final act in a bloodbath that claimed more than 200,000 East Timorese lives
over 25 years. About this (and the killings from January 1999 onwards),
Blair and the rest of the Nato 'moral crusaders' had nothing to say.
Indonesian historian John Roosa, an official observer of the referendum,

"Given that the pogrom was so predictable, it was easily preventable... But
in the weeks before the ballot, the Clinton Administration refused to
discuss with Australia and other countries the formation of [an
international force]. Even after the violence erupted, the Administration
dithered for days." (Quoted, New York Times, September 15, 1999)

Mary Robinson, the UN commissioner for human rights, wrote at the time:

"The awful abuses committed in East Timor have shocked the world. It is hard
to conceive of a more blatant assault on the rights of hundreds of thousands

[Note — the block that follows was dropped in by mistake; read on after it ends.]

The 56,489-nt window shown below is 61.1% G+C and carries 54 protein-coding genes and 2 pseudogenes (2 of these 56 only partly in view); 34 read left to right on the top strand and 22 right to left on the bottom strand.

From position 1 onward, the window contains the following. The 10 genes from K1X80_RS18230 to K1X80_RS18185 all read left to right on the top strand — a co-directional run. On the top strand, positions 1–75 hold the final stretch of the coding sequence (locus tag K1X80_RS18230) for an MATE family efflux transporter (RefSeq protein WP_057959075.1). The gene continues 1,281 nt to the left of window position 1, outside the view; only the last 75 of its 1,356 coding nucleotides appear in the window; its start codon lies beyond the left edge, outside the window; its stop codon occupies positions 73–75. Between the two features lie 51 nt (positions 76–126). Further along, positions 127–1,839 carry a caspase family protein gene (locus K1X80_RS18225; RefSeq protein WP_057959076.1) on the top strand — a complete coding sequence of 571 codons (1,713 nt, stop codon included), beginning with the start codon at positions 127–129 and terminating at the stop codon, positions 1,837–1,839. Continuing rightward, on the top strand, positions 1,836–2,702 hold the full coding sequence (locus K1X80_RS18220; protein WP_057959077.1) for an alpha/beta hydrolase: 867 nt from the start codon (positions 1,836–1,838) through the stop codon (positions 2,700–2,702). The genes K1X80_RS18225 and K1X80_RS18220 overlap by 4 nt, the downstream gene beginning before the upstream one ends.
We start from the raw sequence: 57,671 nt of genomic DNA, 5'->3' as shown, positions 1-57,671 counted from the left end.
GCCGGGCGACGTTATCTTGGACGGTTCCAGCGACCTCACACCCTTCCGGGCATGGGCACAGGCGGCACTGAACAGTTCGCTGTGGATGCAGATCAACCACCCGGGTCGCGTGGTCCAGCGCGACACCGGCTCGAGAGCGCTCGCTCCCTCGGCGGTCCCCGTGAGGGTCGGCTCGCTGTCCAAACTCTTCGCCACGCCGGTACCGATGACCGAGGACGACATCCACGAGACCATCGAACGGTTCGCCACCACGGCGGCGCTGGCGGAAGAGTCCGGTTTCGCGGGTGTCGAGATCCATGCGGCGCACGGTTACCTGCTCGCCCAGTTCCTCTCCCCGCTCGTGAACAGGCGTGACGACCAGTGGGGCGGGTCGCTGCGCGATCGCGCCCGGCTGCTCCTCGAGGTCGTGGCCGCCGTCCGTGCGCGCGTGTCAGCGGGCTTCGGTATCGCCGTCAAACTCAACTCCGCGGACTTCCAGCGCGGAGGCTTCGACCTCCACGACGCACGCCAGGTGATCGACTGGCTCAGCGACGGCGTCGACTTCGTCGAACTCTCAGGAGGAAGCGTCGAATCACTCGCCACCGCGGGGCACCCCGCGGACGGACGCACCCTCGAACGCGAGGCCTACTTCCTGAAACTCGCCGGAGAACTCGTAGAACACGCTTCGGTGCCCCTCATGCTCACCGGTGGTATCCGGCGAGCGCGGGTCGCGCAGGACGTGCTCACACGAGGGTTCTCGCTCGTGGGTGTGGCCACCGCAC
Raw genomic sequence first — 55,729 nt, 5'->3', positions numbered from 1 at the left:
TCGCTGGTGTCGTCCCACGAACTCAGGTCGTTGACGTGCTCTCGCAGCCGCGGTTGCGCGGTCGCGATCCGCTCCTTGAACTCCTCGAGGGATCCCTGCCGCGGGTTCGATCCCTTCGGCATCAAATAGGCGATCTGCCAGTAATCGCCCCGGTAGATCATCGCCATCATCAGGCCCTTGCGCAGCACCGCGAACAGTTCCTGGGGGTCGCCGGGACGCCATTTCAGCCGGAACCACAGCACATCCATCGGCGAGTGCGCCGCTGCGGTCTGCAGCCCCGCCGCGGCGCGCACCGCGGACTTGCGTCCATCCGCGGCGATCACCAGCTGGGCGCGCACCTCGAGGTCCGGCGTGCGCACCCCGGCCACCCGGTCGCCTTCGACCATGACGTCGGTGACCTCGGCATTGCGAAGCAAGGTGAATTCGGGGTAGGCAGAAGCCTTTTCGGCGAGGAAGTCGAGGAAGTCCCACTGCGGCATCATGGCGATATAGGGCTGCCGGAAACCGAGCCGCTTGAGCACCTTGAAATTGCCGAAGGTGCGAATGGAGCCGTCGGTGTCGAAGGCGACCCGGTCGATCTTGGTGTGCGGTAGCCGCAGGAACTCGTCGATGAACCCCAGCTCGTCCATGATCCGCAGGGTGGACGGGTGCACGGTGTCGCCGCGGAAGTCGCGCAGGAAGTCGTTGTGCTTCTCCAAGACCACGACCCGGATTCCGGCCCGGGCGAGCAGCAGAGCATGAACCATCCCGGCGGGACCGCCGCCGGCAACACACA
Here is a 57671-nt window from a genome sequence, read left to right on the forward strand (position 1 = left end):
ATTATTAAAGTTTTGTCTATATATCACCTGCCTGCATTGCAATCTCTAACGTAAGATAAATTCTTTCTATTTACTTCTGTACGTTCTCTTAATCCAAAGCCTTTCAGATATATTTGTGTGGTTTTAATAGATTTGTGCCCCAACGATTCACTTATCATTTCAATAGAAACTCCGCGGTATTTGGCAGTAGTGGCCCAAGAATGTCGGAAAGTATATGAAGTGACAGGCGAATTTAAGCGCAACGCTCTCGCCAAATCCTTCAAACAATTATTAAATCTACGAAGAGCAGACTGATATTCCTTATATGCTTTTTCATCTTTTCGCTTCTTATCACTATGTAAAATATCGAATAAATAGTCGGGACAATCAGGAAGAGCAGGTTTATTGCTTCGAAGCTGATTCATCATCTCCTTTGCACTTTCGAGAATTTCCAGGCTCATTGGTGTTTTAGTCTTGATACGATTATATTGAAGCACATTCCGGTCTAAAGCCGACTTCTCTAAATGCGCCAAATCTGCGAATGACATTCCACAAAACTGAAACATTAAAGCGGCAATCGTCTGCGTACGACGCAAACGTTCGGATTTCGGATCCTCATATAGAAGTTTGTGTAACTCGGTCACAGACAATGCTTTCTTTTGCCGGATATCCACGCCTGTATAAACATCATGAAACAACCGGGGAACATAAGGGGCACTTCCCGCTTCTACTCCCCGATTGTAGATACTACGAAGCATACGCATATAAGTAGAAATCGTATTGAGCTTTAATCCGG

of innocent civilians. For a time it seemed the world would turn away
altogether from the people of East Timor, turn away from the plain evidence
of the brutality, killings and rapes. Action, when it came, was painfully
slow; thousands paid with their lives for the world's slow response. It was
the tide of public anger that stirred world leaders to intervene, however
belatedly, on behalf of the East Timorese." (Robinson, 'We can end this
agony', The Guardian, October 23, 1999)

One further example can help us to understand the sincerity of Blair's
'moral' case for war. In explaining his reasons for bombing Serbia in 1999,
Blair declared:

"The principle of non-interference [in other countries' affairs] must be
qualified in important respects." Sovereignty was all very well; but war
crimes, acts of genocide and serious violations of human rights "can never
be an internal matter". (Quoted the Guardian, March 15, 2000)

One year later, Blair said of the murderous war unleashed by Russia against
the civilian population of Chechnya:

"Well, they have been taking their action for the reasons they've set out
because of the terrorism that has happened in Chechnya. We've been calling